In a Surprising Turn of Events
Kung Fu Strike is one of the few games that I can think of that made it to Steam BEFORE Xbox Live Arcade. The Steam release was on July 24th and from what I can tell the XBLA release is scheduled for September 5th. All the more curious is that Kung Fu Strike, from all outward appearances, seems to have been designed with the “XBLA” template from the beginning. From the achievement window to the menu select screen, the design is very reminiscent of the era when XBLA was reinventing itself. Personally, it’s to the point of a Pavlovian Response when I see these types of games from the beginning. The feeling is very similar to Backbone Entertainment games, such as Commando 3, Space invaders Extreme, 1942: Joint Strike. Right off the bat, I’m expecting these “nuggets” of gameplay that manage to make sense regardless of how much time you have to invest. One other interesting quirk about Kung Fu Strike and what leads me to believe it was largely targeted for XBLA is the complete omission of setting the resolution within the game’s GUI. Because PC’s are awesome, you need only browse to the game’s .ini file and change the height and width of your screen to match your resolution and then your done. Still.. just to come full circle on my beginning sentiment, it’s weird to see an XBLA game hit Steam first.
I am Brawler
In yet another surprising turn of events, Kung Fu Strike ranks as one of the only games of its genre that manages to play well on a keyboard. Considering it was the first option before turning on my 360 controller for PC, I thought I would just give it a go so that I could make dismissive remarks about its usability. I was totally prepared to use iOS virtual controls as an analogy to playing this game on a keyboard. Unfortunately, I won’t get that opportunity. However, while the keyboard is usable, the controller is necessary when attempting to reach a rank of B or higher. Your rank is determined by a number of criteria but most of all it’s a meter to determine how much you suck. Which leads to one of my gripes about the game. If you were to chart the difficulty of this game, it would be a hockey stick. It’s very easy to play, you only have a few buttons to fret over and chaining silly combos in air or on the ground is painfully easy to accomplish. My only issue with the game is your defensive manuevers do not supersede your attacks. Kung Fu Strike wants you to chain combos. It is very alluring and fun to go kung fu-king crazy all over your enemies, but because you have to be mindful of parries and evading, (not to mention keeping an eye on deflecting projectiles like arrows, shurikens and evading bombs) you are forced to pace yourself or you will be punished by losing health.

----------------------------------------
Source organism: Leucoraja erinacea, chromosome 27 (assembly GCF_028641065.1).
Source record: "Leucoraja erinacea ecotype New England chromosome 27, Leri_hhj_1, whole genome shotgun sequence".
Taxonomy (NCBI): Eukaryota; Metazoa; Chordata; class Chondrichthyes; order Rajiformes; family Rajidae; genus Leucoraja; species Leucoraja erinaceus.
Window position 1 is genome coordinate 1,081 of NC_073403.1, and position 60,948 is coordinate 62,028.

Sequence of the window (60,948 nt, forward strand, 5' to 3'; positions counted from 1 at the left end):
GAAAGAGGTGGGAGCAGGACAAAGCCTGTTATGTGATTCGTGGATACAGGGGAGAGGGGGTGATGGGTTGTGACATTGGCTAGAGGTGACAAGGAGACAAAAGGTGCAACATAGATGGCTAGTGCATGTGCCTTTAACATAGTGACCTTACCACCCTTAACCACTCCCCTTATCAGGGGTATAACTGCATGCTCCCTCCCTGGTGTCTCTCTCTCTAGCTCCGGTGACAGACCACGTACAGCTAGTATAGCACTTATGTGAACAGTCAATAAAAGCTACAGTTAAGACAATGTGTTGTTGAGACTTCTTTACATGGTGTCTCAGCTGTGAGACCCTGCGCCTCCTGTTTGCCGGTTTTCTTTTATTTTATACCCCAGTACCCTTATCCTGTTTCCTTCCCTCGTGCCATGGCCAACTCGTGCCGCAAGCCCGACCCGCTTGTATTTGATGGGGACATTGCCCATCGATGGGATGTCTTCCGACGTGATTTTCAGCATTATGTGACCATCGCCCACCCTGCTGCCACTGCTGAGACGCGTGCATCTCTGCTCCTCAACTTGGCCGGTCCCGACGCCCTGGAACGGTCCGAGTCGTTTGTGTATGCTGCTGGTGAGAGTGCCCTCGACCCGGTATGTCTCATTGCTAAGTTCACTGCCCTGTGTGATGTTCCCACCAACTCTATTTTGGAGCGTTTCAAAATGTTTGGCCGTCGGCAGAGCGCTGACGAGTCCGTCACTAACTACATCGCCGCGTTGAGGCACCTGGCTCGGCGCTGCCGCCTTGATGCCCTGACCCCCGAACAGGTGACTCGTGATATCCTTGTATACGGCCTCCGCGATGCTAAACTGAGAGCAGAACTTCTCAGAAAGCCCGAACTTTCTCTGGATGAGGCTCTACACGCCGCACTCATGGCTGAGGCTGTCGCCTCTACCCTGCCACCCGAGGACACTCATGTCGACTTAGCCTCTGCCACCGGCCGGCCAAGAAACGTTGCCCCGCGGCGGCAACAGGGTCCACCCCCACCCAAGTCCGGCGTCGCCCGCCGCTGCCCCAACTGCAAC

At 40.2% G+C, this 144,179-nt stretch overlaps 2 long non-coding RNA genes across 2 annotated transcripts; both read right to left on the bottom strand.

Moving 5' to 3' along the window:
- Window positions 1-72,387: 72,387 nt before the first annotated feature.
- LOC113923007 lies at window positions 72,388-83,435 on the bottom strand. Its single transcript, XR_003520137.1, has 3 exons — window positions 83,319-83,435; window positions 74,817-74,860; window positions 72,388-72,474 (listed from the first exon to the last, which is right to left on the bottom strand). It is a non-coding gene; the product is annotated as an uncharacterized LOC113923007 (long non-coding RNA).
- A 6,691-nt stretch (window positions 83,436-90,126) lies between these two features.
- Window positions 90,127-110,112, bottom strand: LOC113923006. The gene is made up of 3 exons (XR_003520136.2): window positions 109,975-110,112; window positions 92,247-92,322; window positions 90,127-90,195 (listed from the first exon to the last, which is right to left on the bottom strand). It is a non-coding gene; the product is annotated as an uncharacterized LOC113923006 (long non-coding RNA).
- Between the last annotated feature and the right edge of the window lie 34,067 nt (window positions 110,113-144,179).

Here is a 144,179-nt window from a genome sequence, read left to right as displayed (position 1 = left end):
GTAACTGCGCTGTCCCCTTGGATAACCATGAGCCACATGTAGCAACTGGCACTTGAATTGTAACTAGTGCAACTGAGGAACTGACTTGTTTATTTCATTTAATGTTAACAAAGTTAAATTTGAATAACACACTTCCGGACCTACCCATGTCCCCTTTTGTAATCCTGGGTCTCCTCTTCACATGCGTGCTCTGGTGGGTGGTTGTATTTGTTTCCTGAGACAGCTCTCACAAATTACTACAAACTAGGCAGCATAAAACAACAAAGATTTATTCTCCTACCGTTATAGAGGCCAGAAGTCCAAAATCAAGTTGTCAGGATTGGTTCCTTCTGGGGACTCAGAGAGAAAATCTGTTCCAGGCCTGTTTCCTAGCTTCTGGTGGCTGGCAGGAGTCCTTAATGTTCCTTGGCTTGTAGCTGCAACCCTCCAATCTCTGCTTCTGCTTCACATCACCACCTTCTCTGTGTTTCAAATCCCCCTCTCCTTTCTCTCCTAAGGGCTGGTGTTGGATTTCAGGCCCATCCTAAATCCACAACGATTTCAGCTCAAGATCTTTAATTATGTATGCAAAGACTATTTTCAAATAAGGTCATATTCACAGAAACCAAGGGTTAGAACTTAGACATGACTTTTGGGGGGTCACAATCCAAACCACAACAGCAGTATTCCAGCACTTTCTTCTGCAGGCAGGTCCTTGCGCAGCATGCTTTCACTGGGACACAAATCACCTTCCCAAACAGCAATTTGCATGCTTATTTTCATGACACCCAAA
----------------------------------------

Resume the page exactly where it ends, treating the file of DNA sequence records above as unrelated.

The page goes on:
The mechanics of the game are such that you have to limit your fun to make sure you don’t get frustrated from dying often. To top it off, unblockable attacks are introduced later on in the game (The visual indicator being an exclamation point. I.E. “EFF YOU!”), where your only real solution is to evade instead of parry and your evade skill seems to only work provided you aren’t even inside of an attack animation. If this were handled better, I’d have a better time overall as this can severly impact the pacing of the game. I can admit that perhaps I am playing the game “wrong” but I can’t help but feel this is how I should be playing the game. I.E. Feet like lightning.
Outside of the core mechanics of the game, you can earn money to buy upgrades to your character via equipment or buying new skills. Some of the skills are down-right necessary (deflect in air) and some are more of preference. Probably one thing that shouldn’t add to the fun of the game but ultimately it does, sometimes defeating your enemies results in a fountain of coins and rice balls exploding from their death. While it straddles the border of being politically incorrect, I for one enjoy this extra nonsense added to the game. Ultimately, even if you don’t pick up any coins from defeating enemies, you get money from just finishing a level or its bonus objective for the round, like finish the round in under three minutes.
Some of the additional features to the game that helped minimize my frustration where the ability to spend gold during your round to call in support from your “Army”. It’s just enough to help you out in desperate situations.
Thankfully, when equipment, skills and army aren’t enough to stop you from dying, the checkpoint system is designed well enough to leave you off not too far where you died, but most importantly you can change the difficulty in between your round and start off at your last checkpoint. That is actually a very clever addition, as most games from..ever(?) have normally punished you for trying a difficulty too hard and would force you to replay from the beginning or at least from the beginning of the current stage. Last but not least is story section told through a neat looking Japanese scroll/inkwork style that, storywise, I could honestly care less about. But it was still a pretty neat art style that spanned across the entirety of the menu. The last thing worth mentioning is that multiplayer is in the game but seems to be , regrettably, local only.
8.0/10: A genuinely fun arcade-style brawler worth the price of admission.